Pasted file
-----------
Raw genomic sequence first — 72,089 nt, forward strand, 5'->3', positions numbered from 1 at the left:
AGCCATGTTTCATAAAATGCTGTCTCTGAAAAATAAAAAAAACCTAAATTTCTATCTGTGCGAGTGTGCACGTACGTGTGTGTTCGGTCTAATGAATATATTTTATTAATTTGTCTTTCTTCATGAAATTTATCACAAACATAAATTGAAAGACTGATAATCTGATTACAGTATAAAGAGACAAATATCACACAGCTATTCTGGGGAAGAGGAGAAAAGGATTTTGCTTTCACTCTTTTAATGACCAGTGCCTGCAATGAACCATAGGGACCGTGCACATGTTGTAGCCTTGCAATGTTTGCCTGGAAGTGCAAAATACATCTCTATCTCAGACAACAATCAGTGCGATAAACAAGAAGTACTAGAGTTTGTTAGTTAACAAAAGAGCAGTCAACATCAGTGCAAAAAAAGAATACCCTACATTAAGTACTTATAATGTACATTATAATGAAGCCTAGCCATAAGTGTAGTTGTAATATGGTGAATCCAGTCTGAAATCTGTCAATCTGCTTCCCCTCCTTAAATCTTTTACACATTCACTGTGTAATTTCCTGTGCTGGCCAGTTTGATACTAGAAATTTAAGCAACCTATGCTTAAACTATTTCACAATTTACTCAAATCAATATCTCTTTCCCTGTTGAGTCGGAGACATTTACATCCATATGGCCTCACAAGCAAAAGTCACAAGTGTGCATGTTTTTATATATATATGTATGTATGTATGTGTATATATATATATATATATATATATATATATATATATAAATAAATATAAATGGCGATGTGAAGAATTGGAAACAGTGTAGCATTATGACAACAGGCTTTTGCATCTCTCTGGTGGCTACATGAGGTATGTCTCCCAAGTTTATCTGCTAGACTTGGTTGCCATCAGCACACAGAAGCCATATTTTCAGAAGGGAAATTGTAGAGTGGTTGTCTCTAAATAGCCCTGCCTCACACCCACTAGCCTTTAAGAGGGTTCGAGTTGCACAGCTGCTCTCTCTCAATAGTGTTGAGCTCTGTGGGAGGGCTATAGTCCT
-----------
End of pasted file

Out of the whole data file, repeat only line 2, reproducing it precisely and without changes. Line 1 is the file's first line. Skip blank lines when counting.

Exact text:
AGCCATGTTTCATAAAATGCTGTCTCTGAAAAATAAAAAAAACCTAAATTTCTATCTGTGCGAGTGTGCACGTACGTGTGTGTTCGGTCTAATGAATATATTTTATTAATTTGTCTTTCTTCATGAAATTTATCACAAACATAAATTGAAAGACTGATAATCTGATTACAGTATAAAGAGACAAATATCACACAGCTATTCTGGGGAAGAGGAGAAAAGGATTTTGCTTTCACTCTTTTAATGACCAGTGCCTGCAATGAACCATAGGGACCGTGCACATGTTGTAGCCTTGCAATGTTTGCCTGGAAGTGCAAAATACATCTCTATCTCAGACAACAATCAGTGCGATAAACAAGAAGTACTAGAGTTTGTTAGTTAACAAAAGAGCAGTCAACATCAGTGCAAAAAAAGAATACCCTACATTAAGTACTTATAATGTACATTATAATGAAGCCTAGCCATAAGTGTAGTTGTAATATGGTGAATCCAGTCTGAAATCTGTCAATCTGCTTCCCCTCCTTAAATCTTTTACACATTCACTGTGTAATTTCCTGTGCTGGCCAGTTTGATACTAGAAATTTAAGCAACCTATGCTTAAACTATTTCACAATTTACTCAAATCAATATCTCTTTCCCTGTTGAGTCGGAGACATTTACATCCATATGGCCTCACAAGCAAAAGTCACAAGTGTGCATGTTTTTATATATATATGTATGTATGTATGTGTATATATATATATATATATATATATATATATATATATAAATAAATATAAATGGCGATGTGAAGAATTGGAAACAGTGTAGCATTATGACAACAGGCTTTTGCATCTCTCTGGTGGCTACATGAGGTATGTCTCCCAAGTTTATCTGCTAGACTTGGTTGCCATCAGCACACAGAAGCCATATTTTCAGAAGGGAAATTGTAGAGTGGTTGTCTCTAAATAGCCCTGCCTCACACCCACTAGCCTTTAAGAGGGTTCGAGTTGCACAGCTGCTCTCTCTCAATAGTGTTGAGCTCTGTGGGAGGGCTATAGTCCT